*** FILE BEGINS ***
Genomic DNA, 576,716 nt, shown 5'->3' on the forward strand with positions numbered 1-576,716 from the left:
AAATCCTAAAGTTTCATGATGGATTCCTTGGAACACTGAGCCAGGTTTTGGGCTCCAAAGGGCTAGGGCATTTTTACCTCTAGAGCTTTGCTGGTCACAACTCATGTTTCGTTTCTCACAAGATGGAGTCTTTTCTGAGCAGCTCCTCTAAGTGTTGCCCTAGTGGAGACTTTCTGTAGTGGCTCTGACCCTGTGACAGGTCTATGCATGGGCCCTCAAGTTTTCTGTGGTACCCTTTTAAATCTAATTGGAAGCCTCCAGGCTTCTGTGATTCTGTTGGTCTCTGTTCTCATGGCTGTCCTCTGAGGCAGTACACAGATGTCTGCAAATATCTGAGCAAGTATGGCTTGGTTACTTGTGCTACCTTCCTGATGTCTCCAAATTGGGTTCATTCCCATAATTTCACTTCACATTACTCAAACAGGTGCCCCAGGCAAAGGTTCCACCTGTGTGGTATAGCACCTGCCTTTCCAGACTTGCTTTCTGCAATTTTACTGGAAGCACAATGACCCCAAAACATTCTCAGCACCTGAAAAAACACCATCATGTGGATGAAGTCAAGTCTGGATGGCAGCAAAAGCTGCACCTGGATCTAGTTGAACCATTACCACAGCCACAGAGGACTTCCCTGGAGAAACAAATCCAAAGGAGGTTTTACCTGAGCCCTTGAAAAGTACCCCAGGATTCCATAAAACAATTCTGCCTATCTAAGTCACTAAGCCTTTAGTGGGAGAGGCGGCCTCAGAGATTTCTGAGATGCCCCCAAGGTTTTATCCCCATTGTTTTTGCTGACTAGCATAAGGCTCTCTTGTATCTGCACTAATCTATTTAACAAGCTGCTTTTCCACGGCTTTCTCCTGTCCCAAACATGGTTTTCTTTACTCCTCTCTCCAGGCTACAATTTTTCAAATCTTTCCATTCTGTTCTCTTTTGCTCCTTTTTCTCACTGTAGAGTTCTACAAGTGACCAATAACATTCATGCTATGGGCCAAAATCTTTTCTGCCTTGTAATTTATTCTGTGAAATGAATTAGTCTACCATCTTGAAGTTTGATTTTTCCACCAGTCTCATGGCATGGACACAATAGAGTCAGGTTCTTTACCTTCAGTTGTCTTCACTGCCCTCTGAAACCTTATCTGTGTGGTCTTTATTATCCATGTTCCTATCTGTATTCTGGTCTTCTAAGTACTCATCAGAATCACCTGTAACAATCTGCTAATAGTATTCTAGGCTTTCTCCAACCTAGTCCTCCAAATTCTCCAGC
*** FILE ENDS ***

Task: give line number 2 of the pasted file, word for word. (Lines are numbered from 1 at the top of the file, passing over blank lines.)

AAATCCTAAAGTTTCATGATGGATTCCTTGGAACACTGAGCCAGGTTTTGGGCTCCAAAGGGCTAGGGCATTTTTACCTCTAGAGCTTTGCTGGTCACAACTCATGTTTCGTTTCTCACAAGATGGAGTCTTTTCTGAGCAGCTCCTCTAAGTGTTGCCCTAGTGGAGACTTTCTGTAGTGGCTCTGACCCTGTGACAGGTCTATGCATGGGCCCTCAAGTTTTCTGTGGTACCCTTTTAAATCTAATTGGAAGCCTCCAGGCTTCTGTGATTCTGTTGGTCTCTGTTCTCATGGCTGTCCTCTGAGGCAGTACACAGATGTCTGCAAATATCTGAGCAAGTATGGCTTGGTTACTTGTGCTACCTTCCTGATGTCTCCAAATTGGGTTCATTCCCATAATTTCACTTCACATTACTCAAACAGGTGCCCCAGGCAAAGGTTCCACCTGTGTGGTATAGCACCTGCCTTTCCAGACTTGCTTTCTGCAATTTTACTGGAAGCACAATGACCCCAAAACATTCTCAGCACCTGAAAAAACACCATCATGTGGATGAAGTCAAGTCTGGATGGCAGCAAAAGCTGCACCTGGATCTAGTTGAACCATTACCACAGCCACAGAGGACTTCCCTGGAGAAACAAATCCAAAGGAGGTTTTACCTGAGCCCTTGAAAAGTACCCCAGGATTCCATAAAACAATTCTGCCTATCTAAGTCACTAAGCCTTTAGTGGGAGAGGCGGCCTCAGAGATTTCTGAGATGCCCCCAAGGTTTTATCCCCATTGTTTTTGCTGACTAGCATAAGGCTCTCTTGTATCTGCACTAATCTATTTAACAAGCTGCTTTTCCACGGCTTTCTCCTGTCCCAAACATGGTTTTCTTTACTCCTCTCTCCAGGCTACAATTTTTCAAATCTTTCCATTCTGTTCTCTTTTGCTCCTTTTTCTCACTGTAGAGTTCTACAAGTGACCAATAACATTCATGCTATGGGCCAAAATCTTTTCTGCCTTGTAATTTATTCTGTGAAATGAATTAGTCTACCATCTTGAAGTTTGATTTTTCCACCAGTCTCATGGCATGGACACAATAGAGTCAGGTTCTTTACCTTCAGTTGTCTTCACTGCCCTCTGAAACCTTATCTGTGTGGTCTTTATTATCCATGTTCCTATCTGTATTCTGGTCTTCTAAGTACTCATCAGAATCACCTGTAACAATCTGCTAATAGTATTCTAGGCTTTCTCCAACCTAGTCCTCCAAATTCTCCAGC